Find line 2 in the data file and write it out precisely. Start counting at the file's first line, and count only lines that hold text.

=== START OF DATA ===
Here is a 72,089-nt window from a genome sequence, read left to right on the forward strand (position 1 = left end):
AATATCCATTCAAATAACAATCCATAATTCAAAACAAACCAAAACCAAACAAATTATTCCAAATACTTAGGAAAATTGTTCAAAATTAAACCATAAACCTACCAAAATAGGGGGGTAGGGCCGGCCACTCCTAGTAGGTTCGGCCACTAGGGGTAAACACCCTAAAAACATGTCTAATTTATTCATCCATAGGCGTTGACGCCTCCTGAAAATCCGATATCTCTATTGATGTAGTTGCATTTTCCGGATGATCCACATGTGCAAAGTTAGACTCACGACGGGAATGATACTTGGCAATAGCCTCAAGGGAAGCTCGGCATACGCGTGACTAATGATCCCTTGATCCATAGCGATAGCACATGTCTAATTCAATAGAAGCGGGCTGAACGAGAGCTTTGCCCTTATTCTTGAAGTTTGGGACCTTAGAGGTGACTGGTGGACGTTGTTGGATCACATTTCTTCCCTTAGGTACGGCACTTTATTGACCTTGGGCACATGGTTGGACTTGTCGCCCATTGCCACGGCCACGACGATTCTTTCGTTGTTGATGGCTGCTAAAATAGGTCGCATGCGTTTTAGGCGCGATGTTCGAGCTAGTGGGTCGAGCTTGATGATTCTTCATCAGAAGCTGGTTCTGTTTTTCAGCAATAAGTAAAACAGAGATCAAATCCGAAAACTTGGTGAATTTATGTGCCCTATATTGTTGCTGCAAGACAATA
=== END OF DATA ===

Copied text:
AATATCCATTCAAATAACAATCCATAATTCAAAACAAACCAAAACCAAACAAATTATTCCAAATACTTAGGAAAATTGTTCAAAATTAAACCATAAACCTACCAAAATAGGGGGGTAGGGCCGGCCACTCCTAGTAGGTTCGGCCACTAGGGGTAAACACCCTAAAAACATGTCTAATTTATTCATCCATAGGCGTTGACGCCTCCTGAAAATCCGATATCTCTATTGATGTAGTTGCATTTTCCGGATGATCCACATGTGCAAAGTTAGACTCACGACGGGAATGATACTTGGCAATAGCCTCAAGGGAAGCTCGGCATACGCGTGACTAATGATCCCTTGATCCATAGCGATAGCACATGTCTAATTCAATAGAAGCGGGCTGAACGAGAGCTTTGCCCTTATTCTTGAAGTTTGGGACCTTAGAGGTGACTGGTGGACGTTGTTGGATCACATTTCTTCCCTTAGGTACGGCACTTTATTGACCTTGGGCACATGGTTGGACTTGTCGCCCATTGCCACGGCCACGACGATTCTTTCGTTGTTGATGGCTGCTAAAATAGGTCGCATGCGTTTTAGGCGCGATGTTCGAGCTAGTGGGTCGAGCTTGATGATTCTTCATCAGAAGCTGGTTCTGTTTTTCAGCAATAAGTAAAACAGAGATCAAATCCGAAAACTTGGTGAATTTATGTGCCCTATATTGTTGCTGCAAGACAATA